New Front In War On Terror

Leah Markowitz, left, is embraced by Susan Markowitz as they accompany Robyn Johnson and Barbara Markowitz into Santa Barbara County Superior Court in Santa Barbara, Calif., on Friday, May 15, 2009, as opening statements began in the Jesse James Hollywood trial. AP Photo/Eric Parsons

U.S. Special Forces will be deployed to the former Soviet republic of Georgia later this week to open the newest front in the war on terrorism, CBS News National Security Correspondent David Martin reports.

Al Qaeda fighters have taken refuge in a remote mountain gorge in the country. Some of the terrorists fled to the gorge after the U.S. started bombing Afghanistan. Others crossed into Georgia from Chechnya, where they have been fighting alongside Chechen rebels who have waged a bloody revolt against Russian rule.

The Americans will give Georgian troops the kind of training, advice and equipment Special Forces are currently giving the Philippine Army in its war against the Abu Sayeff terrorist group.

Eventually, the U.S. soldiers plan to accompany Georgian troops on operations into the Pankisi Gorge where the al Qaeda fighters are hiding out.

U.S. officials say there have been extensive contacts between Chechen rebels and al Qaeda and that many Arabs who trained at Osama bin Laden's camps in Afghanistan were sent to Chechnya to fight.

A military operation against some of the same al Qaeda fighters who have fought that war unavoidably draws the U.S. into that conflict. That is a risk officials say they would not have taken before September 11th.

Back in northern Afghanistan, 200 soldiers laid down their weapons and peacekeepers launched a boot camp to begin training a national army, but uncertainties remained in war-torn country.

At the 120-year-old Baghjahanuma fort on Monday, warlord Atta Mohammed saluted his men before ordering them to place their kalashnikovs in the dirt and step back. Other soldiers turned in grenade launchers, anti-aircraft guns and mortars.

Discouraging rival warlords from turning their armies on each other is seen as the greatest challenge ahead as interim Prime Minister Hamid Karzai tries to consolidate power in the hands of a stable national government.

International peacekeepers began training a battalion that will be the vanguard of a new national army, said Jonathan Turner, spokesman for the British-led peacekeeping force in Kabul. Defense Minister Mohammed Fahim has said he eventually wants to see a standing army of 200,000 men.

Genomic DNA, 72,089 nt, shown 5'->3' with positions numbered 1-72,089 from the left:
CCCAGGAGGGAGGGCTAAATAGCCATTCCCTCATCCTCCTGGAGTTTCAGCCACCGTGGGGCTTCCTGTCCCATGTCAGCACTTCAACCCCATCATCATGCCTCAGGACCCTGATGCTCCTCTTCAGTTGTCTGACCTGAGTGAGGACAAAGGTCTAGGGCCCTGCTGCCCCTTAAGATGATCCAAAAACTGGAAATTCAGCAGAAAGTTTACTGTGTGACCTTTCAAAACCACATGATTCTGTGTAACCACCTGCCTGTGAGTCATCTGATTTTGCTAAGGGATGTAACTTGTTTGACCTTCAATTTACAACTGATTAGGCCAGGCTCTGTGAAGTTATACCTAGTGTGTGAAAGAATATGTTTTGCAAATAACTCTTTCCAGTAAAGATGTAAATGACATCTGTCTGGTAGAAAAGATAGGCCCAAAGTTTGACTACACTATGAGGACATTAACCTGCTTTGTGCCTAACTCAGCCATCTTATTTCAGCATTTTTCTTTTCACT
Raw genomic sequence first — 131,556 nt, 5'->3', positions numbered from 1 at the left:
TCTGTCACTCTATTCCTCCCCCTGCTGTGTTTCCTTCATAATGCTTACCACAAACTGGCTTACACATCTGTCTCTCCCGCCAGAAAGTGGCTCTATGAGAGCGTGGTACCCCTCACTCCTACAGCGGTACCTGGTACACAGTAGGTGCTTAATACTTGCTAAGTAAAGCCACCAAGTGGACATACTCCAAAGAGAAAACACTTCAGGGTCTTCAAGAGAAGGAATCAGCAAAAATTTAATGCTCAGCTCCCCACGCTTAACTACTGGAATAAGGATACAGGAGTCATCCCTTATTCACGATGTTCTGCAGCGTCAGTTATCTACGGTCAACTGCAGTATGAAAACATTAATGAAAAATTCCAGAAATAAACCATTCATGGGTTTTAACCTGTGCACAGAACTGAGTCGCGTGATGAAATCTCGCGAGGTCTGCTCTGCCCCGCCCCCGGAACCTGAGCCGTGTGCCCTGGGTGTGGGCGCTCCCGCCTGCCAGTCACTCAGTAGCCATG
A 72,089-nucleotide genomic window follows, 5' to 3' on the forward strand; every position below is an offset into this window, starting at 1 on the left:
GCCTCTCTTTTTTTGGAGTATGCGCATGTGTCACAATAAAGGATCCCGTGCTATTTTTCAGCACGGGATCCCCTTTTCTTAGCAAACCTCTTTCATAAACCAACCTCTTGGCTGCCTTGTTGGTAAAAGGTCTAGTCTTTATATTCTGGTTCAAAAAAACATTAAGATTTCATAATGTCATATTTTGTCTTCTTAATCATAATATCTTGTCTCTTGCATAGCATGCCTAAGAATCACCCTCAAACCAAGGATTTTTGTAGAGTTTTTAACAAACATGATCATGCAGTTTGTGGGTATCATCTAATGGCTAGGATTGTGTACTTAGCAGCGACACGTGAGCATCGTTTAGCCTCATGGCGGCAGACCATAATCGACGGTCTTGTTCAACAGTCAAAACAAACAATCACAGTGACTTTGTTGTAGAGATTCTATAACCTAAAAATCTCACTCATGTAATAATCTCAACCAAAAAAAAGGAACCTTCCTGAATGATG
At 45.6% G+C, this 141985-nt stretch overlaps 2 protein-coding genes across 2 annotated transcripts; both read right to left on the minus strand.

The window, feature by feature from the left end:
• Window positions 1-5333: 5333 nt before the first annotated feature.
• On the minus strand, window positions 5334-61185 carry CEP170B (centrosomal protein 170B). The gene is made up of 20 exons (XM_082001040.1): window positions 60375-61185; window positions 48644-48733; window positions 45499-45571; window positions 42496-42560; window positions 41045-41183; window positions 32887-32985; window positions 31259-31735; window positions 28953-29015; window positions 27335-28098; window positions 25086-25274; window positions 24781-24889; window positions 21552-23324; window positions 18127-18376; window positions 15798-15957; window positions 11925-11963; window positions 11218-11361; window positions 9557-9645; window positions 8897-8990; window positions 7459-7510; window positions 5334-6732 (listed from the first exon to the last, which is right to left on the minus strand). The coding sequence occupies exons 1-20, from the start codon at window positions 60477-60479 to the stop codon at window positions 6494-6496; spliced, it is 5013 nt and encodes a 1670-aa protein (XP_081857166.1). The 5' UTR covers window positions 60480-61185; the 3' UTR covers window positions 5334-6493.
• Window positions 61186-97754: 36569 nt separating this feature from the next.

The training with AK-47 rifles is being conducted on a former military academy that was heavily bombed by U.S. and British jets during the air assault on strategic targets in Kabul. Turner said the area has firing ranges and similar facilities that can be used for training the new recruits.

Instructors from five countries — Britain, Turkey, France, Italy and Germany — have six weeks to instill structure and discipline in the men, who have mostly known hit-and-run guerrilla tactics.

The recruits – 600 to start with – were chosen by provincial governments and approved by the Defense Ministry. Because many regions are controlled by rival warlords, there is a danger some troops will be more loyal to their former bosses than to the central government.

But Turner said international peacekeepers will have some say in the selection. "If there are some we decide should not be there we will have no hesitation in saying so," he said.

The U.N.-brokered interim government gave the defense, interior and foreign ministries to ethnic Tajiks, all of whom are from the Panjshir Valley of the Hindu Kush, the heartland of slain northern alliance leader Ahmed Shah Massood.

Although interim Afghan Prime Minister Hamid Karzai is a Pashtun tribal leader from Kandahar, the spiritual headquarters of the Taliban regime, many Pashtuns have complained of being marginalized since the Taliban's collapse.

An emphasis is being placed on making sure the new army is more diverse, and Turner said it is possible that some men who once fought with the Taliban may end up in the new Afghan army. But he said the foot soldiers of the Taliban were often conscripted and did not necessarily have any more loyalty to the deposed regime than they did to past governments.

In other developments:

  • Karzai ended a high profile three-day visit to Iran, saying U.S. rhetoric would not influence his government's resolve to improve ties. Karzai, who was officially seen off by President Mohammad Khatami at Saadabad Palace in northern Tehran, said Iran's contribution to rebuild Afghanistan was needed.

  • Afghanistan's government will meet representatives from major donor nations and aid agencies Thursday to map out the country's development needs for the coming year, the United Nations said. President Bush has taken steps to ensure that Afghanistan will be entitled to the full range of U.S. assistance despite a finding that it failed to meet international drug control standards last year.

  • In a meeting with Pakistani leader Pervez Musharraf, the U.S. ambassador to Pakistan raised the question of extraditing the main suspect in the murder of Wall Street Journal reporter Daniel Pearl.
    • Pete Brush

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